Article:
Every single day, homeowners who are excited about lowering their rate have a tendency to ignore the refinancing costs because they’re being rolled back into the new mortgage. If the payment is lower than what they’re currently paying and there’s no money out of pocket, it seems like a good deal.
Refinancing your home because a lower rate is available is one thing but the closing costs associated with that new loan could add several thousand dollars to your mortgage balance. By following some of the suggestions listed below, you may be able to reduce the expense to refinance.
- Tell the lender up-front that you want to have the loan quoted with minimal closing costs.
- Check with your existing lender to see if the rate and closing costs might be cheaper.
- If you’re refinancing a FHA or VA loan, consider the streamline refinance.
- Shop around with other lenders and compare rate and closing costs.
- Credit unions may have lower closing costs because they are generally loaning deposits and their cost of funds is less.
- Reducing the loan-to-value so that mortgage insurance is not required will reduce expenses.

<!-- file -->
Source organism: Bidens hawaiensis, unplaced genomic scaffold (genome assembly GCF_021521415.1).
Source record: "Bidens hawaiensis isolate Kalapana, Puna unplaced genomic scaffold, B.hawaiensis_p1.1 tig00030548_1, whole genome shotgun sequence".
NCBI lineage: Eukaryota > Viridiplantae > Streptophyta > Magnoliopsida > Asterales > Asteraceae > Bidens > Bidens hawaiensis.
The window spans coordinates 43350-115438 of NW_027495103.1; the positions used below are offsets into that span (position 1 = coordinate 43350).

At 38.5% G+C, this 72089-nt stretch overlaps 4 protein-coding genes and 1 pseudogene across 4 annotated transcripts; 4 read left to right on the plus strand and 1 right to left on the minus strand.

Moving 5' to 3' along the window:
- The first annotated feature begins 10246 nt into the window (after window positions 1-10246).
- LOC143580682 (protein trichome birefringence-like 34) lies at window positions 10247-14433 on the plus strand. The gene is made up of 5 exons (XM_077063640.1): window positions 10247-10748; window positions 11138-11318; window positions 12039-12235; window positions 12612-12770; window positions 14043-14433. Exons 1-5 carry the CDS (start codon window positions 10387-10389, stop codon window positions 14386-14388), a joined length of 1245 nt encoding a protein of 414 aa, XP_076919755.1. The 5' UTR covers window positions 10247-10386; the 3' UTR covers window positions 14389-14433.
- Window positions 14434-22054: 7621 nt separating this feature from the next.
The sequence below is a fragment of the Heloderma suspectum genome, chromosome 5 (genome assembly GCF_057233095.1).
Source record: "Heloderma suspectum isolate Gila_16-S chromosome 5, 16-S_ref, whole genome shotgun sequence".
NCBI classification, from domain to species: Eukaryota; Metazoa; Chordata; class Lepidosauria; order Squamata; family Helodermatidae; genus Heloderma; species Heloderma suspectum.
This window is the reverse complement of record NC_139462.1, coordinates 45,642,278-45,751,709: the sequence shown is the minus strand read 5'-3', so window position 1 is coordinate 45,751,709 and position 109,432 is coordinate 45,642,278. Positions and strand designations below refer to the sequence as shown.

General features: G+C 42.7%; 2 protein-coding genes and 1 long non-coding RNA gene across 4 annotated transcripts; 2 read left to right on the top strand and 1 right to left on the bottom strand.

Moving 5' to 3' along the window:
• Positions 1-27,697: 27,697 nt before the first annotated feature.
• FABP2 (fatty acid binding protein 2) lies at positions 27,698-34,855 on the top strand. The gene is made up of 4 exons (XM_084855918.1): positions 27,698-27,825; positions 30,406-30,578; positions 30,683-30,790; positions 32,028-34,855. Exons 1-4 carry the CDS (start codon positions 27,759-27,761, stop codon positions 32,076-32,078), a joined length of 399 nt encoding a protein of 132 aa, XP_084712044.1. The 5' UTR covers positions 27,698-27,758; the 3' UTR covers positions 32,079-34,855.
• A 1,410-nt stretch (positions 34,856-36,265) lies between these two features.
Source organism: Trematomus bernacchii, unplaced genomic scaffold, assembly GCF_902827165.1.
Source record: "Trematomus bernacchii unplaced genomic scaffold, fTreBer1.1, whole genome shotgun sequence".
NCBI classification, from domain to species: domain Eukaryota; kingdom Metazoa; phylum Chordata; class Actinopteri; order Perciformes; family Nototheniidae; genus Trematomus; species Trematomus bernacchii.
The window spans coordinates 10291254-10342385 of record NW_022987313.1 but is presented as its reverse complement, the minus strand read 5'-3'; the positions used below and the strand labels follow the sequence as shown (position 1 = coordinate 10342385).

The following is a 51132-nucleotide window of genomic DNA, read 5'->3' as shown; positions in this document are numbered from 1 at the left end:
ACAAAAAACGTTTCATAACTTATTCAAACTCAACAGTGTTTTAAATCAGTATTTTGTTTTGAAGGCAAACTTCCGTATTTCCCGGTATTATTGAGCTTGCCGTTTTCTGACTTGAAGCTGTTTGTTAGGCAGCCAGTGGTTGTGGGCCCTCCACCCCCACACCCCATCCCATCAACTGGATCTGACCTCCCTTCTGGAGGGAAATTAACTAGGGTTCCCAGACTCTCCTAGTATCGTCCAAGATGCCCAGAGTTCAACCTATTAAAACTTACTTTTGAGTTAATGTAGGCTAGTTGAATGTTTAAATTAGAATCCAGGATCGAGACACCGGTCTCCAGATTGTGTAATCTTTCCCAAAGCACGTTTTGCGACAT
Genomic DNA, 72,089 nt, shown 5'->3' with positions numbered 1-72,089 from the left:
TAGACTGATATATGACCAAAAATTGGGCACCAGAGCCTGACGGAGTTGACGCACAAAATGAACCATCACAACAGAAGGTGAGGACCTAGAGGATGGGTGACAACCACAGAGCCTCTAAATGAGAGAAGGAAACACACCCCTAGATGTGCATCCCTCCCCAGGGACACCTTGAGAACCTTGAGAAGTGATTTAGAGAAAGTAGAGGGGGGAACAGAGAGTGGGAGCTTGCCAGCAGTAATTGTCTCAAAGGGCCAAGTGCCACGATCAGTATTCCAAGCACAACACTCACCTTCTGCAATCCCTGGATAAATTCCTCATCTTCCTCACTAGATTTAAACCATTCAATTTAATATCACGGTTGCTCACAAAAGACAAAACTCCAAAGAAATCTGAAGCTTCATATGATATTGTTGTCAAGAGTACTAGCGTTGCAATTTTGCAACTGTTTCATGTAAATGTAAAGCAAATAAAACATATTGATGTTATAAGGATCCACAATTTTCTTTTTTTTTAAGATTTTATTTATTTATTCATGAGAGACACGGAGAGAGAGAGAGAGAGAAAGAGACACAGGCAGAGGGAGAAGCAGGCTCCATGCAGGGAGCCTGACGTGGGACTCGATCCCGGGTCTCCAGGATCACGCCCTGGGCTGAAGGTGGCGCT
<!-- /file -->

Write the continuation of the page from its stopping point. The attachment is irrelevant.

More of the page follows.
- Ask if the lender can use an AVM, automated valuation model, instead of an appraisal.
- You may not need a new survey if no changes have been made.
- There may be a discount on the mortgagee’s title policy available on a refinance.
- Points on refinancing, unlike purchase, are ratably deductible over the life of the loan.
- Consider a 15 year loan. If you can afford the higher payments, you can expect a lower interest rate than a 30 year loan and obviously, it will build equity faster and pay off in half the time.
A lender must provide you a list of the fees involved with making the loan within 3 days of making a loan application in the form of a Good Faith Estimate. Every dollar counts and they belong to you.